Should we distinguish the placebo or nocebo response from the placebo or nocebo effect in clinical trials and why?
Most panelists declare there is a significant difference between the two terms, but not all agree. There is no agreement for the rationale as well. Defenders say that the distinction is important for the same reason that it is important to distinguish between a drug response and a drug effect, with the drug effect as the difference between the drug response and the placebo response. “A drug response is the change that occurs after administration of the drug. The effect of the drug is that portion of the response that is due to the drug’s chemical composition; it is the difference between the drug response and the response to placebo.” . However, in clinical trials both treatment response and treatment effect are collectively used as treatment efficacy reflecting the expected effect size of the treatment in practice. In analyses of clinical trials another metric is used, the “therapeutic gain” representing the difference of the outcome between active and placebo-treated groups . Another metric is the absolute difference between active drug and placebo-treated arms, known as number-needed to treat  and the relative efficacy of the treatment, or the relative risk reduction as measures of treatment effect size , or both . The terms “treatment response” and “treatment effect” have very limited use in the literature currently, at least in the field of neurology and headache. Therefore, distinguishing placebo response from placebo effect remains controversial for clinical science. On the other hand, all panelists considered it necessary to distinguish placebo/nocebo responses from placebo/nocebo effect in order to investigate underlying potential mechanisms. Thus, the final recommendation is mechanism-based.
We recommend distinguishing the two terms (response from effect) because their mechanisms are different. This distinction is crucial for the research (experimental human studies), but may also help practitioners to better interpret the trial results and to modify their practice in order to limit the modifiable nocebo factors listed in appendix.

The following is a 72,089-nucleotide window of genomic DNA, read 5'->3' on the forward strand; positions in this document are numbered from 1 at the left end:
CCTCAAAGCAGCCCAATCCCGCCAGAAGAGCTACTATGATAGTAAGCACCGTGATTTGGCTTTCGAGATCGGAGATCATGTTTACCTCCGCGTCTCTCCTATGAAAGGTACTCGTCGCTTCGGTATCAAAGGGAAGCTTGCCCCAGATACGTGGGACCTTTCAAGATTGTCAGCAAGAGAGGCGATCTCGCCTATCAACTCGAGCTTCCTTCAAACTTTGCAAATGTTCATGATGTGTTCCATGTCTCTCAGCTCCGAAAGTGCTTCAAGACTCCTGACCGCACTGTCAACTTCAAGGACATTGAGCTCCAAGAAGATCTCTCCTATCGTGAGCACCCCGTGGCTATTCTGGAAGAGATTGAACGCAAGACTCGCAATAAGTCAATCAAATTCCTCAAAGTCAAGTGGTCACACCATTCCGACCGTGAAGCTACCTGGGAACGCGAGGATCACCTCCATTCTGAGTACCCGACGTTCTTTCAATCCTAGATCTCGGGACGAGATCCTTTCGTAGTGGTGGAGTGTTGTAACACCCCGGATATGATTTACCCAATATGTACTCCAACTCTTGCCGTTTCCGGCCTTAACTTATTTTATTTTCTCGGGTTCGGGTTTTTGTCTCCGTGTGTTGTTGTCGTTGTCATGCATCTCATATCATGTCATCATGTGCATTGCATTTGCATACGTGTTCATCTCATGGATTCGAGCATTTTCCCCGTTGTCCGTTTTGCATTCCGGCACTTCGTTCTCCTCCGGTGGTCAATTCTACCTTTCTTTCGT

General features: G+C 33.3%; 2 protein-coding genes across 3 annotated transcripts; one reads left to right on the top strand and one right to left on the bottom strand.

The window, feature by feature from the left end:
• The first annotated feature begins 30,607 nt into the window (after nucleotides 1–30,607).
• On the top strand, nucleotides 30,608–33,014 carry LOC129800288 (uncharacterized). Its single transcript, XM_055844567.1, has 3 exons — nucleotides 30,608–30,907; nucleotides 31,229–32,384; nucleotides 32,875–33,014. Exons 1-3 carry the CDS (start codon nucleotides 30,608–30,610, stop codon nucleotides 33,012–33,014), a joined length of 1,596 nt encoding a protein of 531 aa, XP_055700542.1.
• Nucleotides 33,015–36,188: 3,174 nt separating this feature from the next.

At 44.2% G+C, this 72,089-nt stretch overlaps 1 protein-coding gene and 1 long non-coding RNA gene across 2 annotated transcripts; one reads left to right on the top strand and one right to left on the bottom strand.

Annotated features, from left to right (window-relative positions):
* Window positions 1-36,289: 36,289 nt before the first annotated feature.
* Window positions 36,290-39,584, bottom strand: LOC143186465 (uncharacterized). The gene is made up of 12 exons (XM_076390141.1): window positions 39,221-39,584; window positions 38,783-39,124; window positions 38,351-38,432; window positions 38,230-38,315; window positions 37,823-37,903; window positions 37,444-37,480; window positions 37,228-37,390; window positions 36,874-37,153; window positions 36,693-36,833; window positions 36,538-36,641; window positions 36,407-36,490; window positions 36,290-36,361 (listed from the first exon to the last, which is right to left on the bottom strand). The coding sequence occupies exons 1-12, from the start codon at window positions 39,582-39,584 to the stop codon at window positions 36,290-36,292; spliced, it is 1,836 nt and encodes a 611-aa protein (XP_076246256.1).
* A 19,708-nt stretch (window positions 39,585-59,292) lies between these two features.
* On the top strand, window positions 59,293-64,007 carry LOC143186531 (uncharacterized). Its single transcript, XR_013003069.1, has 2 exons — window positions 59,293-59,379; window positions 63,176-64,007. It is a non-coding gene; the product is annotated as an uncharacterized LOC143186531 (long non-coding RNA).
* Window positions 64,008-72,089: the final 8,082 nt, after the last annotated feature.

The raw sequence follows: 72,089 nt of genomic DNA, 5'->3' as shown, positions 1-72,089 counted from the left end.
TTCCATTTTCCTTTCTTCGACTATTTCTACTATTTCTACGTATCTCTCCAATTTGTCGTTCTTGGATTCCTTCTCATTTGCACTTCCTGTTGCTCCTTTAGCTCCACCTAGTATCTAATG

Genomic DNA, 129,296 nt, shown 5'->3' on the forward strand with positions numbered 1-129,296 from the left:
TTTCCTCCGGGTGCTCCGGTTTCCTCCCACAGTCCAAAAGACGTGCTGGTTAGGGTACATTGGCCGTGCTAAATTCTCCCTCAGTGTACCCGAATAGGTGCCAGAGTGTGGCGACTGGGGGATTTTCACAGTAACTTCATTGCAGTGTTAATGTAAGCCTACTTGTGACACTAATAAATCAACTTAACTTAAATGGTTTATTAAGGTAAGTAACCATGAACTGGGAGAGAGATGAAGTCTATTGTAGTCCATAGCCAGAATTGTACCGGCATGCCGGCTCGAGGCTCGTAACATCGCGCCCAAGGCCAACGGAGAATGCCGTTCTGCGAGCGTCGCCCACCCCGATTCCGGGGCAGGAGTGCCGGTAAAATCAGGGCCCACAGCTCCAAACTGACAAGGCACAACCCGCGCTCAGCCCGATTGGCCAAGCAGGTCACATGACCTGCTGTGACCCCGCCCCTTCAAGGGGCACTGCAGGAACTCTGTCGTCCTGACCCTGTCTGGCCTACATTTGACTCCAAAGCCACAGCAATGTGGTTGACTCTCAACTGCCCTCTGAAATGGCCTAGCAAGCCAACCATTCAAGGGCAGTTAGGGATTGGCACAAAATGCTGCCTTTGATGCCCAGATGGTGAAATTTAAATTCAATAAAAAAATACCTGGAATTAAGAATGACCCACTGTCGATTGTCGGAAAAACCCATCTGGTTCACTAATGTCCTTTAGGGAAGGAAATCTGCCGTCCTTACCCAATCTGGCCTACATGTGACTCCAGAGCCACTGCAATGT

What should we call the efficacy and the adverse events recorded in the placebo arms of a clinical trial?
A systematic review of clinical trials concluded that the median prevalence of AEs in placebo groups was 49.1% (IQR 25.7–64.4%), and the median rate of dropouts due to AEs was 5% (IQR 2.28–8.4%) . There is therefore a question of terminology regarding the AEs recorded in placebo arms. Most panelists agree that the term “response” better describes the favorable and unfavorable outcomes observed after placebo administration in clinical trials.
According to the terminology of placebo response, the beneficial outcomes seen in a placebo-treated arm of a clinical trial should be called placebo response. In the same way, any unfavorable outcome seen in the placebo-treated arms of clinical trials should be called nocebo response.
Environmental stimuli influencing placebo and nocebo responses in clinical trials and practice
The surrounding context that potentially modifies placebo and nocebo responses in clinical science and practice consists of any stimulus or information from the environment (e.g. media, internet, health setting); the treating medical and paramedical personnel or researcher (including the symbols, rituals, and verbal and nonverbal expressions and communications they employ); the patient’s medical condition, or the rationale for the experiment; and the expectations and prior experiences of the patient or volunteer that may vary over time or by education; and the price of a medication or the label on the box, etc. In a clinical trial these factors are, presumably, essentially the same for both the control and verum conditions. And, of course, these same factors are also operative in ordinary clinical practice. In Appendix, a list of these stimuli is presented, divided into modifiable and non-modifiable ones.